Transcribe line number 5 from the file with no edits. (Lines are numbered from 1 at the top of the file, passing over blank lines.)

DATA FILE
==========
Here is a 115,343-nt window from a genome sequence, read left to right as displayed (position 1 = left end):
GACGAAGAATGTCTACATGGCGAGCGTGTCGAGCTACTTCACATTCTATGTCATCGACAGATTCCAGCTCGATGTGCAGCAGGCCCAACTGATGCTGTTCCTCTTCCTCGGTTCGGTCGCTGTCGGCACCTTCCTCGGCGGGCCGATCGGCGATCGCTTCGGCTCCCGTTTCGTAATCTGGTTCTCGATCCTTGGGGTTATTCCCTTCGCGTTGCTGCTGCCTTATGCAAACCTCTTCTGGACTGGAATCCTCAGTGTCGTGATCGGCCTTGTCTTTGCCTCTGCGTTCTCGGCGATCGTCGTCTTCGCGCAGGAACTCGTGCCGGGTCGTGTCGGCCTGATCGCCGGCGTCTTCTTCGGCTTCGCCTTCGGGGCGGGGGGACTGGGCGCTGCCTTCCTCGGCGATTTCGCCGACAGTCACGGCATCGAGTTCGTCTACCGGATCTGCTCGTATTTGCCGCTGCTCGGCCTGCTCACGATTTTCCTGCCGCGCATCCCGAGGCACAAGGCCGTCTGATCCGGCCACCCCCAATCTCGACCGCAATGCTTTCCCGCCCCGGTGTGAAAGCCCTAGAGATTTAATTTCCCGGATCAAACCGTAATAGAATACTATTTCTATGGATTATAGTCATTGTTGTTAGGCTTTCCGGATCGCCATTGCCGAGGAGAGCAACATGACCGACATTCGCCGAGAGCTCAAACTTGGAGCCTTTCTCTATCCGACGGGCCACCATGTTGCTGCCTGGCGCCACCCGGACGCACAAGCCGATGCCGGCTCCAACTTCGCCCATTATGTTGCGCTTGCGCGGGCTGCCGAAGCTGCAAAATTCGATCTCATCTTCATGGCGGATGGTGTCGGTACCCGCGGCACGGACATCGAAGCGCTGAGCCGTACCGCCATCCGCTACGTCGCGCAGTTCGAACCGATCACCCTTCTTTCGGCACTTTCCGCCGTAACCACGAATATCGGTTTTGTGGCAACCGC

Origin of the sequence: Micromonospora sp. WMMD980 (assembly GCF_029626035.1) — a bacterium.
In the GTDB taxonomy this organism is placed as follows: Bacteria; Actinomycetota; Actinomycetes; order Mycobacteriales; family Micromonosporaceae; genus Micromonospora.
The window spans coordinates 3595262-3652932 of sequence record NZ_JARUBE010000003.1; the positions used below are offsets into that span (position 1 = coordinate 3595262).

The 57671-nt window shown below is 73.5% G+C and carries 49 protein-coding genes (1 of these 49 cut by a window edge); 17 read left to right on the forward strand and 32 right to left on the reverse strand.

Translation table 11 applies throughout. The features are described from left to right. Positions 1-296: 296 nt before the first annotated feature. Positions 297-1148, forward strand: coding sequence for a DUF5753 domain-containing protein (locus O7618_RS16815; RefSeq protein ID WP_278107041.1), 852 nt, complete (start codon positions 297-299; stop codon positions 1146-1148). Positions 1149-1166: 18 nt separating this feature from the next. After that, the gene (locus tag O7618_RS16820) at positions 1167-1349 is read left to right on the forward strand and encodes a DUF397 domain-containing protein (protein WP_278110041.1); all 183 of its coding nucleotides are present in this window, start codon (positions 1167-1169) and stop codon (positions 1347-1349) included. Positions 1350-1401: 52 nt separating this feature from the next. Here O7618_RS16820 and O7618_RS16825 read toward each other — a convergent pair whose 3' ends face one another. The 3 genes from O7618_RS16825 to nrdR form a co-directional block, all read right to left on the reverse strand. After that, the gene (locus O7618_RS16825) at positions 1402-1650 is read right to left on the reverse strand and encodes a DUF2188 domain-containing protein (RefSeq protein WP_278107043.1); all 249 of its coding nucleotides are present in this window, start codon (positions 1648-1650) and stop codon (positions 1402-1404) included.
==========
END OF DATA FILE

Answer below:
The window spans coordinates 3595262-3652932 of sequence record NZ_JARUBE010000003.1; the positions used below are offsets into that span (position 1 = coordinate 3595262).